Ah, I think Judy’s question lets on to one of the key problems with health care costs in the country and major reason for the skyrocketing costs NOT involving the insurance companies. What her doctors are really asking is, “If I know I can bill the insurance company for MORE, can’t I do that and to hell with the patient?” In other words, GREED. Apparently the hypocratic oath does not extend to a patient’s financial health.

        This is why a patient needs to be very cagey about revealing they have insurance. Doctors are not going to tell you which route is cheaper. They will almost always err on the side of collecting the most money. After all, they didn’t go to medical school for 8 years to retire poor.

        • Samantha says:

          Billy I think you totally misunderstood what Judy was asking and have already formed an opinion about clinics. I believe she was asking if an insured patient came to her and requested for her to NOT bill her insurance (this is at the patients request), but the clinic has contract with that insurance company, does the clinic have to file the insurance no matter what, even though the patient requested us not to. This has nothing to do with the clinic asking or trying to hide or be greedy. The clinic is only asking this at the patients request and it is probably due to the exact opposite of what you presumed above, is because paying out of her pocket is probably a lot cheaper than her paying her allowed charges to her deductible that was filed to her insurance company.

  19. Joann says:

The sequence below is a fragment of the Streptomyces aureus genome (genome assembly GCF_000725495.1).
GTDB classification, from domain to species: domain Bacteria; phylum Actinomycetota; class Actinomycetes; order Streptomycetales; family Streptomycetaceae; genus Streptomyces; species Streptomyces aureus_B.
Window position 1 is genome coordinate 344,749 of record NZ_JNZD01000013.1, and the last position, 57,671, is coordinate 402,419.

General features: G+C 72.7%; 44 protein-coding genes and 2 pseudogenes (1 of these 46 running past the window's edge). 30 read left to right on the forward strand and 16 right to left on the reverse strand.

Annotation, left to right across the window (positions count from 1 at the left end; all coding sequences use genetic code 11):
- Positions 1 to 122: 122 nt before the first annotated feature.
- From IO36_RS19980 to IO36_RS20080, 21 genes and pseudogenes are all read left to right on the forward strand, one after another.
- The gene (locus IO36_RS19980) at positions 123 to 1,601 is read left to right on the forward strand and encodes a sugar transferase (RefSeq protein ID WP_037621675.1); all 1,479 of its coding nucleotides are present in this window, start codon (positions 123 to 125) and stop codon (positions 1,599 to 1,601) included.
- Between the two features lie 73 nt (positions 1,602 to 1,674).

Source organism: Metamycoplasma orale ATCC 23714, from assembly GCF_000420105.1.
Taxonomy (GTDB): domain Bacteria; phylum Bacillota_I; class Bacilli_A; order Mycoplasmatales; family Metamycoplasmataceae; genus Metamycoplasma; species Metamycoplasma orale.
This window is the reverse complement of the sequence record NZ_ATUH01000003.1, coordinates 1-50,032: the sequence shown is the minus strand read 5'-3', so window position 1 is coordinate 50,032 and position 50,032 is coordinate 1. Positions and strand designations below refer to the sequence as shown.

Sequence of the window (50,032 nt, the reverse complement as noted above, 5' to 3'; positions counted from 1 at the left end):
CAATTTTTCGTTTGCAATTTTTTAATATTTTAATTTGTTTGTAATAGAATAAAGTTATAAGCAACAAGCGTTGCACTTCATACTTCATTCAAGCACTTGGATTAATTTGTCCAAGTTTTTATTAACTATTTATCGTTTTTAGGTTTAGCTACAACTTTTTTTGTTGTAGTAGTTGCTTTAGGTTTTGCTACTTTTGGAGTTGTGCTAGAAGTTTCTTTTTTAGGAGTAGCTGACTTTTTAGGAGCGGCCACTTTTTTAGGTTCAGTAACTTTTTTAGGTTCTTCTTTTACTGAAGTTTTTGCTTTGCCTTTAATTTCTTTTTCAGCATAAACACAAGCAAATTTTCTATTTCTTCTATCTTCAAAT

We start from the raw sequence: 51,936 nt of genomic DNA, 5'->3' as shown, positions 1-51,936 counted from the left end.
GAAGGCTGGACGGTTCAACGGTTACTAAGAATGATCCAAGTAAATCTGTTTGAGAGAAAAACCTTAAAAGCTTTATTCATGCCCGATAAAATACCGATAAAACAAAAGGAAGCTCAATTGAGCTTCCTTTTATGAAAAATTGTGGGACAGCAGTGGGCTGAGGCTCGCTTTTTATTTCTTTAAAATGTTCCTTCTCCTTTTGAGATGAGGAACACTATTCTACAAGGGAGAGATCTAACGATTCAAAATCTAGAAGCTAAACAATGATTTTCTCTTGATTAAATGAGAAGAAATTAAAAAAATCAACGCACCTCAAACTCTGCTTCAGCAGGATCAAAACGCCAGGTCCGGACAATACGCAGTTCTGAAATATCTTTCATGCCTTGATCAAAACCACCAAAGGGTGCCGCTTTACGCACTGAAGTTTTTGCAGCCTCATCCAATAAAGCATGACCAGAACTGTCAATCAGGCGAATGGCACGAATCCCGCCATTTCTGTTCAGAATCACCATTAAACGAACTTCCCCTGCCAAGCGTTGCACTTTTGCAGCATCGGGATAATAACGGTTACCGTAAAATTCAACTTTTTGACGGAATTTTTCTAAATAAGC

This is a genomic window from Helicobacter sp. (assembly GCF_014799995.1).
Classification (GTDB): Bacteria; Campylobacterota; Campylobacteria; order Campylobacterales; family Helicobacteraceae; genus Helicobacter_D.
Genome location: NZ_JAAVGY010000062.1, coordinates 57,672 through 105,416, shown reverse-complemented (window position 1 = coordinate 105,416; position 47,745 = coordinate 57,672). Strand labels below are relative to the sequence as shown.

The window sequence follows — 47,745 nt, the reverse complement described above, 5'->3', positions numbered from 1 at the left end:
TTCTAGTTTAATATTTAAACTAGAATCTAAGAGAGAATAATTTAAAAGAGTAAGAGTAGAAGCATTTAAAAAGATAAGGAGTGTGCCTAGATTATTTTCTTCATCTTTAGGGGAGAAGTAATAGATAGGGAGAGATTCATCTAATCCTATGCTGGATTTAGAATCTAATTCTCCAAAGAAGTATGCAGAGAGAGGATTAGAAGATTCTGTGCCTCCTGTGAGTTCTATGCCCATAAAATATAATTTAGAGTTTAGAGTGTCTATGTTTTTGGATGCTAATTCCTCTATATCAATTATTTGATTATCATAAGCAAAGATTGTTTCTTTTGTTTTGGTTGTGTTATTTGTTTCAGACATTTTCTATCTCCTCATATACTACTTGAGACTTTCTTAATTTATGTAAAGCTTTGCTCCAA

We are a chiropractic facility and truly want to discount for young children. We have been told that we must be in a “discount plan” in order to offer cash discounts. Our question that no one seems to be able to answer is, can we extend this offer to children who are covered under their parent’s insurance plan? We would be processing the children as self-pay patients instead of insured patients, and at a charge that would be much below any coinsurance or copay currently being offered. This is not to circumvent the insurance but to provide affordable care for a clientele that is often overlooked.

    • says:

      There’s no requirement in law that says you have to be in a ‘discount plan’ to offer cash discounts, perhaps in some insurer agreements however. I think if the children are covered under the same policy AND YOU KNOW they are covered then you may be required under your contract to charge them the negotiated rate, but that’s probably something you’ll need to look at your insurer contracts to determine. The trick is to just not find out whether the kids are on the same policy…